Jeff Sessions, in what so far is the defining event of the Trump administration, recused himself from involvement in the investigation of Russian meddling in the election because of a potential conflict.

That recusal set in motion a series of steps that eventually led to the appointment by Deputy Attorney General Rod Rosenstein, of Robert Mueller as Special Counsel.

Trump, his family and associates, are caught in an ever expanding inquisition, and There’s no good way out for Trump from Special Counsel quicksand:

When people look back upon the history of the Trump administration, I think Jeff Sessions recusing himself is going to be, at least as of this point in time, the single biggest influencer of how the administration went. Now obviously we still got time, other things could happen. But as of now, that has probably been the single most significant event of the administration because it put into motion this seemingly endless, wide-ranging attempt to find a crime by the Mueller team. And that, I think, is the defining moment in the administration.

But Sessions was not the only person with a conflict. I previously have expressed the position that Robert Mueller should not be involved investigation into Russian meddling in the election if any part of the investigation involves communications between Trump and James Comey.

If the centrality of the Trump-Comey conversation was not known at the time of appointment, it is now and Mueller should recuse himself. That’s because Comey is Mueller’s friend, and Friends shouldn’t be investigating friends:

Whether they were just close professional friends, or consider themselves personally friendly, the fact is that they are not at arms length. This relationship, at least as reported, appears to be much more than the routine interactions you might expect two law enforcement officers to have had in the regular course of business.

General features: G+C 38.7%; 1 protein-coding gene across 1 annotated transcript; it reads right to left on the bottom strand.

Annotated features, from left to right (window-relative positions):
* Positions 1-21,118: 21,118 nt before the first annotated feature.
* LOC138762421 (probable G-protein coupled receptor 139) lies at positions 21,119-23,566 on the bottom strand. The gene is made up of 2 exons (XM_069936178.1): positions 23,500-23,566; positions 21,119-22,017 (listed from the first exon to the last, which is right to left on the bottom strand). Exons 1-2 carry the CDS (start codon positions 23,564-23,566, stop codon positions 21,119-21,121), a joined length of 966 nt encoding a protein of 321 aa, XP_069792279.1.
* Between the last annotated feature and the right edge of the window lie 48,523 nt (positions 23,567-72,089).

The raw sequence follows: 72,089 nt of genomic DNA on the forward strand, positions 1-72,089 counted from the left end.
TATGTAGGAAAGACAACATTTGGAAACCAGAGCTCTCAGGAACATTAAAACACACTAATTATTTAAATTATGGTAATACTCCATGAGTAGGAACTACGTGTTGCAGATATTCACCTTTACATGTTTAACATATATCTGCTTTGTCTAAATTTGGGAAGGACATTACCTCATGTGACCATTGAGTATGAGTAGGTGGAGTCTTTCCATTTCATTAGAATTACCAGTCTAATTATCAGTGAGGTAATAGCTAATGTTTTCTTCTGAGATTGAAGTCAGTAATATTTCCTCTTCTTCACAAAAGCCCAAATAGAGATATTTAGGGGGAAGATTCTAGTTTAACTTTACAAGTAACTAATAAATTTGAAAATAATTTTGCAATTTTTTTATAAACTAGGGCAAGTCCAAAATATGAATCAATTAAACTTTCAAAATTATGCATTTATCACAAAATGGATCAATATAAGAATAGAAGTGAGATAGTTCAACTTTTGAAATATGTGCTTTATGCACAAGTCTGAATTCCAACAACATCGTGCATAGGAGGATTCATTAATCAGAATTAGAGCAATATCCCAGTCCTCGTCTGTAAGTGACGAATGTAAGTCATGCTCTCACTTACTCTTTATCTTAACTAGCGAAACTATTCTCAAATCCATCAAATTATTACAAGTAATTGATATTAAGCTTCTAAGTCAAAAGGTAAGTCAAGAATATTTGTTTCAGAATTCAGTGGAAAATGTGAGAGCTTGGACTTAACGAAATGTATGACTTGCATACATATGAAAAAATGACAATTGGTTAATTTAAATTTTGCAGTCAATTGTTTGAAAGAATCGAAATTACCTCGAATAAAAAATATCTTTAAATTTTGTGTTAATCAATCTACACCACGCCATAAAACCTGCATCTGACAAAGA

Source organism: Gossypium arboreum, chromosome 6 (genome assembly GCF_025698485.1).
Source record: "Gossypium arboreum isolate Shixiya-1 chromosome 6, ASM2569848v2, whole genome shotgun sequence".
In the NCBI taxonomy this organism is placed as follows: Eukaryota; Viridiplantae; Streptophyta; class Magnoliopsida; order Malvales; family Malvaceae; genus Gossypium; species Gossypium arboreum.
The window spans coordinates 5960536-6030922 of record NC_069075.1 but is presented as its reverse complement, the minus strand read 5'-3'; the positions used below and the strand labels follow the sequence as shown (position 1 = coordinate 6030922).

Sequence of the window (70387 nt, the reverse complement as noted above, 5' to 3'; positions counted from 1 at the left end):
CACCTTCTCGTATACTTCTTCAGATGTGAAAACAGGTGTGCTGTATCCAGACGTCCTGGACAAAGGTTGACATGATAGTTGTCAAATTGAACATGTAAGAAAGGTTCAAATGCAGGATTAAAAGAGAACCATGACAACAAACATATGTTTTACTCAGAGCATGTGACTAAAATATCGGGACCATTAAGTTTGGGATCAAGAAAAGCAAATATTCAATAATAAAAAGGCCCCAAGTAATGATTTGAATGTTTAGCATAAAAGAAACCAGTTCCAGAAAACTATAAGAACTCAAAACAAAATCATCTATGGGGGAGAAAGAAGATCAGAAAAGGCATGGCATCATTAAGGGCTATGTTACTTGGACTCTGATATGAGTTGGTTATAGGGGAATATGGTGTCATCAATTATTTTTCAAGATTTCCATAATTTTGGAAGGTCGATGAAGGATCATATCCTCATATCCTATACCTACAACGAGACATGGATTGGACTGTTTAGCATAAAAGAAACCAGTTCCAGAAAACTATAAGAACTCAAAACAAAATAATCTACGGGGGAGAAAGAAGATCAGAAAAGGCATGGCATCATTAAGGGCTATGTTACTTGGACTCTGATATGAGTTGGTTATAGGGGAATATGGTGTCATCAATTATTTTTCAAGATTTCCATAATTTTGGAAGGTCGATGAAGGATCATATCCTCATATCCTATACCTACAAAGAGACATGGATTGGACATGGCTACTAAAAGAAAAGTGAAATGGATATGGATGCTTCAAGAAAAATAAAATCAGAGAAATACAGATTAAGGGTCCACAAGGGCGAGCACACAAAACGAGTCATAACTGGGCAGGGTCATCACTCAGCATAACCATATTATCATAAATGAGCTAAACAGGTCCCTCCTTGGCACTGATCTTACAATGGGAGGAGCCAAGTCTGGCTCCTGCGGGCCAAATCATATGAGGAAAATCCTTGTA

Something doesn’t seem right here. Comey manipulated the system into getting his friend appointed Special Counsel, and now that friend will be investigating matters in which Comey is a key witness. More than that, Comey’s own actions in leaking government property raise legal issues as to whether Comey himself violated the law.

Even assuming Mueller is able to separate his past with Comey from his present investigation, that relationship damages the whole purpose of having a Special Counsel who is completely independent in fact and appearance.

In a truly independent investigation, friends shouldn’t be investigating friends. Mueller should step aside to remove the taint on the Special Counsel investigation created by friend and witness James Comey.

Jonathan Turley makes the point in an article in The Hill today, that Rod Rosenstein also is conflicted and should recuse himself because he was involved in firing Comey, and Comey’s firing appears to be part of the investigation into obstruction of justice. Because Rosenstein is a witness, Turley writes that It’s high time Rod Rosenstein recuse himself.